Howard Dean's Legacy Didn't End After His 2004 Run

by Seth Millstein

The Republican and Democratic primaries are in full swing, and the gargantuan field of candidates is finally beginning to shrink. Candidates who drop out during a primary are often forgotten rather swiftly, but that doesn't mean they lose all political relevance. For example, look at what happened to Howard Dean after he lost the 2004 Democratic primary.

A former governor of Vermont, Dean ran against the Iraq war and initially appeared to be a favorite for the Democratic nomination. His prospects declined after he finished third in the Iowa caucuses, however, and the concession speech he gave that night — which sounded highly aggressive and borderline deranged on television — was partially credited with his loss.

After Dean withdrew from the race, he was elected chairman of the Democratic National Committee. Among other things, this meant he was charged with leading Democrats to victory in the 2006 midterms, and he pursued a highly unorthodox but ultimately successful strategy to accomplish this goal. He called it the "50-state strategy," and the general idea was for Democrats to make a legitimate attempt to win in conservative states that John Kerry had lost in the 2004 election.

To do this, Dean essentially rebuilt the party's infrastructure from the ground up in every state across the country. He also recruited moderate and even conservative Democrats to run for office in red states. The thinking was that, while this might diminish the party's ideological purity, it would help the party itself win otherwise-unwinnable seats in the House of Representatives and the Senate.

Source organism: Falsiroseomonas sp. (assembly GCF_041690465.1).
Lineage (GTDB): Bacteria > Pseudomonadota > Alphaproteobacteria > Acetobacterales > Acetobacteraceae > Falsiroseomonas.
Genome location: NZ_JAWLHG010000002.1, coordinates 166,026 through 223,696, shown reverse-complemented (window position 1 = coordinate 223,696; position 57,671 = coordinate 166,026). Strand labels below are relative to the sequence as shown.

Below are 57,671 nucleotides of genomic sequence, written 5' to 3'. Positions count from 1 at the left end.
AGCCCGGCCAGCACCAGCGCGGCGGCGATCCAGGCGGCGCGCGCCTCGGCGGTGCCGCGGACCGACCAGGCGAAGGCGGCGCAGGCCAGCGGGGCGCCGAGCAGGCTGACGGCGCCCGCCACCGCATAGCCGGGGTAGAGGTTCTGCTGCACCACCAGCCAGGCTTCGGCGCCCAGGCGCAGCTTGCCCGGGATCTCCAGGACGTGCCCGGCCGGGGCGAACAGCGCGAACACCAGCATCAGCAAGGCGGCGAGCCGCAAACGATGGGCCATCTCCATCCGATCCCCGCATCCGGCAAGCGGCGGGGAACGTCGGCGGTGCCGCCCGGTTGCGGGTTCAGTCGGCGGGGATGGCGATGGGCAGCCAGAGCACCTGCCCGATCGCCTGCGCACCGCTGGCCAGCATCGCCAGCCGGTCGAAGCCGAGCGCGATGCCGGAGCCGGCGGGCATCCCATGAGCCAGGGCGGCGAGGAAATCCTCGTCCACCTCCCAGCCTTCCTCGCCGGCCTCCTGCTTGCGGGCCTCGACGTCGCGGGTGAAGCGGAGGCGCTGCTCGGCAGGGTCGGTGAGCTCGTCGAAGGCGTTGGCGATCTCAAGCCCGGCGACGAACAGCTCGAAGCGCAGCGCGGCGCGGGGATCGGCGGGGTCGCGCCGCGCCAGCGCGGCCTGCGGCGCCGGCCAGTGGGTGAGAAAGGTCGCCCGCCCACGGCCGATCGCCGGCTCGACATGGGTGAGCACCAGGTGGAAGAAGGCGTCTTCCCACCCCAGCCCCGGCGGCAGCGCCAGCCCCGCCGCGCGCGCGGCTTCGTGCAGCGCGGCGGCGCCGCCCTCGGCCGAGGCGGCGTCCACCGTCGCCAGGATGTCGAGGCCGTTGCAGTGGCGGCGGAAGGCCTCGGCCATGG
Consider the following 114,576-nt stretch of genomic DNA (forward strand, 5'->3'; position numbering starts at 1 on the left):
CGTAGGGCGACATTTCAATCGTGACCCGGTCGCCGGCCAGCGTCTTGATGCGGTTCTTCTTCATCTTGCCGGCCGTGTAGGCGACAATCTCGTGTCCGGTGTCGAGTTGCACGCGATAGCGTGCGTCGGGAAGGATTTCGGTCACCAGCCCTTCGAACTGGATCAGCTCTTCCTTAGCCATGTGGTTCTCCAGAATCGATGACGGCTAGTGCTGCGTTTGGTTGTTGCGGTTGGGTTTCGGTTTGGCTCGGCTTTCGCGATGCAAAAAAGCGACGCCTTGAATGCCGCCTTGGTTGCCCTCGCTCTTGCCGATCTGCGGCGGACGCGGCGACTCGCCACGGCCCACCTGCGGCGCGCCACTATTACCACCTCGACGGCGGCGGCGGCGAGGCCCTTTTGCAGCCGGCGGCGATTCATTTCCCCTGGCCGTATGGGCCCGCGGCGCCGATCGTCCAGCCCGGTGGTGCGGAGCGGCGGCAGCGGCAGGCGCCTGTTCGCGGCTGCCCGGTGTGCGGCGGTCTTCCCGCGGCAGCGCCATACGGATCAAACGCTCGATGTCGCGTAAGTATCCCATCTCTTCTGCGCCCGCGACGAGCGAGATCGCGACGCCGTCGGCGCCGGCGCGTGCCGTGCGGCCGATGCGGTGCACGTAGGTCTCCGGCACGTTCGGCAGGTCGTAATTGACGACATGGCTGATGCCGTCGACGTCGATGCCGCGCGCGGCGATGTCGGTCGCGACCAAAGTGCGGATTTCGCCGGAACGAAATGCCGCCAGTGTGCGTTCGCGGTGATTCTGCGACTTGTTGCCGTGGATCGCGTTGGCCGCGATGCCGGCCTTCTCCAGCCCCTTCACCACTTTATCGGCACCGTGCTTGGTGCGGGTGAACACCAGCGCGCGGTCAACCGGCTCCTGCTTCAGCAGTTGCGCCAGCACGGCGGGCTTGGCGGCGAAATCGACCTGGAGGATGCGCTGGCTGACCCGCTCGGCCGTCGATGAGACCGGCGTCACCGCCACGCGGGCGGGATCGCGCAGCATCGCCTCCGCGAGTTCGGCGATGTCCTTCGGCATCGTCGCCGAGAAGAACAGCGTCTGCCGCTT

Some Democrats were skeptical of this strategy. However, Dean was more than vindicated on election night, when Democrats won control the House for the first time in 12 years and took back the Senate from Republicans. Dean stayed on as DNC chair for another cycle, and again played an enormous role in leading Democrats to victory.

In 2008, Dean used a variant of the 50-state strategy to help elect Barack Obama to the presidency. Dean argued that Obama should compete in states that traditional wisdom would suggest were out of reach for Democrats. Once again, it was a controversial strategy, and once again, Dean was right: Obama won in several states that nobody (except perhaps Dean) thought a Democrat could win, including Indiana, Virginia and North Carolina.

Dean stepped down after the 2008 election and now works for a law firm. His legacy in the Democratic Party, however, continues to resonate. Dean was one of the first presidential candidates to use the Internet as a major fundraising tool, and while he didn't win the nomination in 2003, he was very successful in courting small-dollar donors online. Bernie Sanders, another presidential candidate from Vermont, is now doing the exact same thing.

Dean's success after his presidential run illustrates one often-forgotten truth about politics: A candidate doesn't necessarily have to win an election to influence the course of history.